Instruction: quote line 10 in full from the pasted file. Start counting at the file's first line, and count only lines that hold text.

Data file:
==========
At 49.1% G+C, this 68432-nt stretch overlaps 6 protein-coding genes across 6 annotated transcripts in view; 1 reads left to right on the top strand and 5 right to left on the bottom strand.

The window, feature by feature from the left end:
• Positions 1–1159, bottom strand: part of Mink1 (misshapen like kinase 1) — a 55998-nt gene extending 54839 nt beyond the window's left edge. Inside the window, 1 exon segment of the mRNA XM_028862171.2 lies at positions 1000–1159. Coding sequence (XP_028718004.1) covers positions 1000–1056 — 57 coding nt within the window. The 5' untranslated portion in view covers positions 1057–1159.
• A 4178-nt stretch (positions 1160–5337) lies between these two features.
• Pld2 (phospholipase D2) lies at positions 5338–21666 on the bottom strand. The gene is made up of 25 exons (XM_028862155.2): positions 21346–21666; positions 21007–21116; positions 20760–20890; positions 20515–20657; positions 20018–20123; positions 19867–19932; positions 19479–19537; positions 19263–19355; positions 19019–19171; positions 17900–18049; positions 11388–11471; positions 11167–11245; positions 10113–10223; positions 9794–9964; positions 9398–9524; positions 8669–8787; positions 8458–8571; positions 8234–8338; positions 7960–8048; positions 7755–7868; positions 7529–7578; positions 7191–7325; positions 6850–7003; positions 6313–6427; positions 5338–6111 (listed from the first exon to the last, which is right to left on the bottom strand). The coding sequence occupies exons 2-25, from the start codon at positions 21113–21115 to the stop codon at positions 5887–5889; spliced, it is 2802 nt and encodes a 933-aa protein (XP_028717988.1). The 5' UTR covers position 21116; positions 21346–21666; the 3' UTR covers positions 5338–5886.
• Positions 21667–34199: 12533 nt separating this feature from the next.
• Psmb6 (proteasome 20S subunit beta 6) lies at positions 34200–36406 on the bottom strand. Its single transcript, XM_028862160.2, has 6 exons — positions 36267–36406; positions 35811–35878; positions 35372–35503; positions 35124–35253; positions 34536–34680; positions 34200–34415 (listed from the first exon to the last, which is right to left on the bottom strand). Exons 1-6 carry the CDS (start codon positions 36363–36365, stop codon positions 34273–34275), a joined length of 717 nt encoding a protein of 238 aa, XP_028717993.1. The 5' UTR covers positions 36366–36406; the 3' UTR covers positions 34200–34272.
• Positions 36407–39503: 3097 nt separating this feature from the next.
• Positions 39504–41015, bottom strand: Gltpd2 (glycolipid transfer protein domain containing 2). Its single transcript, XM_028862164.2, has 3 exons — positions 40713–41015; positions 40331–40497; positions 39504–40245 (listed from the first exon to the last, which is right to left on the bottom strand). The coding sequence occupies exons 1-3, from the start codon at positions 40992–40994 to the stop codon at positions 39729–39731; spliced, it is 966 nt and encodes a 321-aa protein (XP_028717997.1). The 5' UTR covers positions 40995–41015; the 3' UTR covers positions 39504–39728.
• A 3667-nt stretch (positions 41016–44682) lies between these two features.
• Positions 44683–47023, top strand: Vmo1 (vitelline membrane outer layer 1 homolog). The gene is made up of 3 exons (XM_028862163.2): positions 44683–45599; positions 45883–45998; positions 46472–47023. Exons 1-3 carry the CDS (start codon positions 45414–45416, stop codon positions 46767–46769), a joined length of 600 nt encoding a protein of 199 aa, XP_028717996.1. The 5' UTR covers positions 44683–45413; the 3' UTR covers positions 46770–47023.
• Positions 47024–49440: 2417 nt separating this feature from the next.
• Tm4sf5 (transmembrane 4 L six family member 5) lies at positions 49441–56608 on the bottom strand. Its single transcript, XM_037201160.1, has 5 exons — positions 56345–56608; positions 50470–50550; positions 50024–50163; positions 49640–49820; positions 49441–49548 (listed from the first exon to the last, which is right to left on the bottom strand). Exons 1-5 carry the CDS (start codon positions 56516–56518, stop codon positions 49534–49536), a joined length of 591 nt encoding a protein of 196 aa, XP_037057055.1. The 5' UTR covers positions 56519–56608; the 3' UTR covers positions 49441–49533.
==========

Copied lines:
• A 3667-nt stretch (positions 41016–44682) lies between these two features.